On 11 August, three journalists from The Caravan were following up on a story they had recently reported from northeast Delhi. Two Muslim women and a teenager had stated that they were sexually harassed while attempting to lodge a complaint at the Bhajanpura Police Station. The complaint was about a Hindutva mob—drawn from local residents of the area—that had marched through the neighbourhood, raising communal slogans to celebrate the bhoomi poojan for the construction of the Ram temple, which took place in Ayodhya on 5 August. Instead of registering a first-investigation report, the women told the reporters, the police assaulted them. After speaking to the complainants again for the follow-up story, the reporters had stopped to take photographs of a street adorned with saffron flags.
In a matter of minutes, they found themselves surrounded by a group of hostile men and women demanding to know what they were doing there and why they were taking pictures. The three journalists, including Shahid Tantray and Prabhjit Singh, are responsible for the magazine’s sustained coverage of police inaction over the violence against Muslims that took place in the same area in February. When they told the people gathered there that they were from the media and only doing their job, it increased tensions, and the crowd soon swelled into a mob. The mob’s immediate suspicion of the media is emblematic of the Narendra Modi years. This distrust is a result of a carefully calibrated ecosystem that has produced mainstream channels that act as propaganda outlets of the ruling Bharatiya Janata Party, and the organised use of social media, which is swarming with trolls whose job is to harass those who raise questions against the government. The mob, which attacked the reporters and sexually harassed one of them, was led by a man who identified himself as a BJP office-bearer.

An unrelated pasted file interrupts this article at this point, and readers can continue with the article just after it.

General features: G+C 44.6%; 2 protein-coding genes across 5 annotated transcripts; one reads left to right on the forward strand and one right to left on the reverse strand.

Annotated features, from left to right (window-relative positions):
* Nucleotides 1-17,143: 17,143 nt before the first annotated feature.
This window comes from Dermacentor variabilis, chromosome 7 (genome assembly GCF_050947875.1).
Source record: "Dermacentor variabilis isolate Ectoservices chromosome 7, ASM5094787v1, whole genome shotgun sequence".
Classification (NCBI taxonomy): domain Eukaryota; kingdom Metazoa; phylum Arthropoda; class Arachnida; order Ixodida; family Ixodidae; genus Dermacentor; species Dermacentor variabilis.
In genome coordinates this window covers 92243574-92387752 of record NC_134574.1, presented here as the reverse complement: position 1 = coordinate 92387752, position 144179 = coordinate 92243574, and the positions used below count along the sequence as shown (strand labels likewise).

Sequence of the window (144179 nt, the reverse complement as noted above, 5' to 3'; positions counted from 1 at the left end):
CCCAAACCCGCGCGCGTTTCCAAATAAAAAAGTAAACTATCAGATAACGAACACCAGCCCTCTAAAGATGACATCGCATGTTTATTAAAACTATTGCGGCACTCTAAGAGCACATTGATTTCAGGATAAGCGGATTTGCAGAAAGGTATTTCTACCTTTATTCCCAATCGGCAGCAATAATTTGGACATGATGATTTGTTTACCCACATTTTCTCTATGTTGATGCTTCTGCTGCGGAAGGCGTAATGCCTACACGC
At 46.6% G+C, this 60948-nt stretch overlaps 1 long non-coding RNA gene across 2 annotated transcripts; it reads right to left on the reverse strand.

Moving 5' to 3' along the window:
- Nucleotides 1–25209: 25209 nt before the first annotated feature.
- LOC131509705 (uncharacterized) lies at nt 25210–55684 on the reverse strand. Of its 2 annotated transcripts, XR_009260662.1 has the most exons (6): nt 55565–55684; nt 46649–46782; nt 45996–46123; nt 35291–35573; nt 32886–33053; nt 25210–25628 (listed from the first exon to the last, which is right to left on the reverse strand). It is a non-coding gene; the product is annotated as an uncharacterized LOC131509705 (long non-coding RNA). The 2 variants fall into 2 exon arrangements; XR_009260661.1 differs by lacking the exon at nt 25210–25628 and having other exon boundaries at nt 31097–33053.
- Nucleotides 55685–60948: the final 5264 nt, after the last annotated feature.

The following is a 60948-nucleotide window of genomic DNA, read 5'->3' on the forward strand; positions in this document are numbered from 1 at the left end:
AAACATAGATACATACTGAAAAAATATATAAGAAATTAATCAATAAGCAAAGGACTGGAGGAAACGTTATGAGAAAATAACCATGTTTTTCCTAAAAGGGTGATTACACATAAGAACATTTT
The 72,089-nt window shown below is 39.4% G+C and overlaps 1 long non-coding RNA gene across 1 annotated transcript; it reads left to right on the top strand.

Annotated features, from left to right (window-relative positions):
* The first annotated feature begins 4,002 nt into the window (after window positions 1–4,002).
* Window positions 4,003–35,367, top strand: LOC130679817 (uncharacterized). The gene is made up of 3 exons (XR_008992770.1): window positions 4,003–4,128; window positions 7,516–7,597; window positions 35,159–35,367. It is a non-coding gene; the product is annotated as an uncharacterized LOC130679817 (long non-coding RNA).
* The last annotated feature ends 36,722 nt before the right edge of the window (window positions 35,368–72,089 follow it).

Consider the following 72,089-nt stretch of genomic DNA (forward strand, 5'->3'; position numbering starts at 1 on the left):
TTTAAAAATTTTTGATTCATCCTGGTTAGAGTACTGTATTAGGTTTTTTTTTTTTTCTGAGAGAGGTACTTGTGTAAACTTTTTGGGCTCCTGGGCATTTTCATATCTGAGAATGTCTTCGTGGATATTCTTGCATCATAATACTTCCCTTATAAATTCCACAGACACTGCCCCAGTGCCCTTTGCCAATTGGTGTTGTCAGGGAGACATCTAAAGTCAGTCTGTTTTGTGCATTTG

Things escalated when the reporters displayed their The Caravan identity cards. The hostility turned into violence when the crowd realised that Tantray was a Muslim. Over the next ninety minutes, Tantray was physically assaulted and abused in the vilest communal terms, by both men and women. Two policemen stood by through much of this period without intervening. As far as the mob was concerned, all our reporters were guilty of the same transgression, but Singh, a Sikh, was not physically attacked—rather, his presence and intervention helped shield some of the attack on Tantray.